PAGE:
2 . Timing of research doesn’t paint ‘accurate picture’
By focusing on the period between March 2020 and September 2021, the research failed to give an accurate indication of the before and after scenario, according to Dave Chaplin, CEO of IR35 Shield.
This is because most businesses had already changed their working practices as the delay to off-payroll working reforms was announced just three weeks ahead of the original deadline in April 2020.
“Choosing March 2020 as the baseline is somewhat of a statistical howler and means the report paints a less disruptive picture than what occurred in reality,” Chaplin said.
3 . Underestimating the upheaval of IR35 reform
The HMRC report fails to tell the story of the impact of changing off-payroll rules in 2021, according to Seb Maley, Chief Executive of Qdos:
“Read this report and you’d think that the off-payroll rules have been plain sailing.
“We’re…told that half of businesses have found it ‘easy’ to comply with the off-payroll rules, and that around eight in ten firms assess IR35 status on a case-by-case basis.
“These statistics paint a nice picture, but I would take them with a pinch of salt. True, more businesses are getting to grips with these rules, but it’s been a difficult journey.”
4 . HMRC should have spoken to contractors and accountants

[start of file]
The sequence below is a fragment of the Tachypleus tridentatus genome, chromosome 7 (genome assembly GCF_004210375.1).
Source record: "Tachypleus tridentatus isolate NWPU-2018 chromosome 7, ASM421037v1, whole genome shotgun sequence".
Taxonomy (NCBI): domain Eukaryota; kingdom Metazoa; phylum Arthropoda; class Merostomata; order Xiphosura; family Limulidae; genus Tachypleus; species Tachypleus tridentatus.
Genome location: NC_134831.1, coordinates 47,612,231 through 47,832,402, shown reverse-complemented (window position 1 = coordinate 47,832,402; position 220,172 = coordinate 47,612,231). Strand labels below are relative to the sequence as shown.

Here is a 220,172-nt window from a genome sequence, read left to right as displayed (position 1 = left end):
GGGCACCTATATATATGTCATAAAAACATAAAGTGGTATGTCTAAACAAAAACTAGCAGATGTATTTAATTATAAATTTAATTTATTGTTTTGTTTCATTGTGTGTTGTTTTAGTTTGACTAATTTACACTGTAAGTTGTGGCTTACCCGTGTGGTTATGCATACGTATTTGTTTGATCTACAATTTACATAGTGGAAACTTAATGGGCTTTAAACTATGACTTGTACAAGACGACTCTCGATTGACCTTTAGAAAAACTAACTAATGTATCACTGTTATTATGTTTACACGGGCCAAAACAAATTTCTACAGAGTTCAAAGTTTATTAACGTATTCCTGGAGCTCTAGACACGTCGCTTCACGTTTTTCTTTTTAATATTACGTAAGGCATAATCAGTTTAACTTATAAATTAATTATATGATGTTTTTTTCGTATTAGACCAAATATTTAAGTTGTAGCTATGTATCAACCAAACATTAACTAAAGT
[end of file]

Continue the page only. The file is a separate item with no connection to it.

A former HMRC employee and now Co-Founder of Bauer & Cottrell, Kate Cottrell said the findings were “questionable” due to a lack of perspectives.
She commented: “To make this research have any value, you cannot limit it to asking just one party that has been affected by IR35 reform, even if you are only seeking short-term effects.
“For starters ask contractors how easy it was for them; ask all the accountants how many contractors they have lost and ask all the umbrellas how much new business they have gained.
“Ask the agencies how their client and contractor bases have changed; ask all the trade bodies, insurance providers and accountancy institutes how IR35 reform has been for them.”
5 . A pool of survey respondents that was too small
Cottrell went on to criticise the number of respondents to HMRC’s survey.
She said there should have been evidence from “tens of thousands of real-life experiences” instead of 353 calls and 39 follow-up interviews.
“It really is time for some balance, to seriously establish the short-term effects and of course the longer-term ones right up to the present day,” Cottrell commented.
“A key question is how much HMRC has spent on it all. Noticeably absent from this report, I suspect it will be an astonishing amount,” she added.
Get in touch with us today to speak with a specialist Contractor Mortgage Advisor.
HMRC responds to IR35 criticism
Responding to the negative comments about its study, an HMRC spokesperson said: “This reform has succeeded in improving compliance with the off-payroll rules, with more people who work like employees paying tax like employees, levelling the playing field.
“It is nonsense to assert that most businesses had changed their workforces by March 2020. Our analysis shows only 20,000 of the 130,000 workers identified who changed the way they work due to the 2021 reform had done so by March 2020.”
By Conor Shilling
Source: Simply Business